By Katherine Smith
My dad liked to collect baseball caps; he had a whole wall filled with them, all lined up so he could easily see the names on the front. My uncle collected bottle openers and my mom brought home anything with a picture of John Wayne on it.
People collect all kinds of things that have special meaning to them. I collect nativity scenes from around the world. I have sets from Kenya, Malawi, Thailand, Germany, Guatemala and, of course, America. I have over 20 different representations of the birth of Christ – each unique in materials, colors, style and even the characters present. Each one is special to me because they remind me of the many different cultures present in this world who also consider our Savior’s birth of singular importance and worthy of celebration.
As long as I can remember, my favorite scenes include Jesus, Mary and Joseph, of course, but also the wise men, shepherds, an angel, sometimes a star, sheep, cows, camels and an occasional donkey. This cast of characters is prominent in the Christmas stories and traditions we cherish.
I noticed many years ago that I have a certain way of presenting the characters in my nativity scenes. The animals and shepherds are always placed in a prominent position – even before the “three kings” with their gifts of gold, frankincense and myrrh. I wonder if this reflects on my desire to elevate those often considered lowly in our stories—the animals and shepherds—even though they were the first to hear the good news: “Today in the town of David a Savior has been born to you; he is the Messiah, the Lord” (Luke 2:11).
We do not know if there were really animals in the stable when Jesus was born. All we know is that Mary laid Jesus in a manger. As there was no room in the inn for Mary and Joseph and the fact that people often traveled by animal at that time, it makes sense that at least some common animals were present at the birth of Christ. Were these creatures aware of the momentous drama unfolding around them? Let’s look at Scripture for clues.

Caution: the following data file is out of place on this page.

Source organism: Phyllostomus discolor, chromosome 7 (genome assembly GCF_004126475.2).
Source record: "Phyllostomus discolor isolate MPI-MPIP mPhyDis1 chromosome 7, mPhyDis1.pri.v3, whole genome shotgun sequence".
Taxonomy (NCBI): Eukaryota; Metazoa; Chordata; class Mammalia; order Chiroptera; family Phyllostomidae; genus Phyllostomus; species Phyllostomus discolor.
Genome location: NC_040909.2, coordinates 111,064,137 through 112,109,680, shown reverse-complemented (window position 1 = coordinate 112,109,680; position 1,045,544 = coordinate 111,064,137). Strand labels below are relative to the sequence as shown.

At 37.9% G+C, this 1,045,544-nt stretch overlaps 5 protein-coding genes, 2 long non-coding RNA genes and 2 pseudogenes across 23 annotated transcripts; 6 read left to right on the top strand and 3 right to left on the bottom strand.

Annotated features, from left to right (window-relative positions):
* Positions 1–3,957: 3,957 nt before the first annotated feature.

Psalm 96: 11-13
Let the heavens rejoice, let the earth be glad;
let the sea resound, and all that is in it.
Let the fields be jubilant, and everything in them;
let all the trees of the forest sing for joy.
Let all creation rejoice before the Lord, for he comes,
he comes to judge the earth.
He will judge the world in righteousness
and the peoples in his faithfulness.
From Revelation 5:13
Then I heard every creature in heaven and on earth and under the earth and on the sea, and all that is in them, saying:
“To him who sits on the throne and to the Lamb
be praise and honor and glory and power,
for ever and ever!”
And from Jesus himself:
Some of the Pharisees in the crowd said to Jesus, “Teacher, rebuke your disciples!”
“I tell you,” he replied, “if they keep quiet, the stones will cry out” (Luke 19:39-40).
These are but a few of the passages from both the Old and New Testaments that speak of creation praising God—not just the people who inhabit this same space.
Even our oldest stories found in Genesis and Job point out the importance of all of creation to God. In reality, the natural world would do just fine without people. God and his infinite wisdom knew that people needed all the wonders of this created world to survive. And shepherds certainly weren’t dressed as nice as the “magi” or as rich, but their job to lead and care for the sheep is one that is foundational to our belief in the Good Shepherd.
Were there animals present at the birth of Christ? In all likelihood, yes. Were they just quietly and dumbly munching their hay as the birth of the Savior of the world happened in their midst? I hardly think so! All creation praises our Lord and Savior. This Christmas, let us seriously consider where we place the animals and shepherds in our nativity scenes and, more significantly, what importance we place on that which God called “very good.”
Rev. Katherine Smith is co-founder and executive director of Baptist Creation Care Initiative, member of the CBF Governing Board and leader of the CBF Environmental Stewardship Network.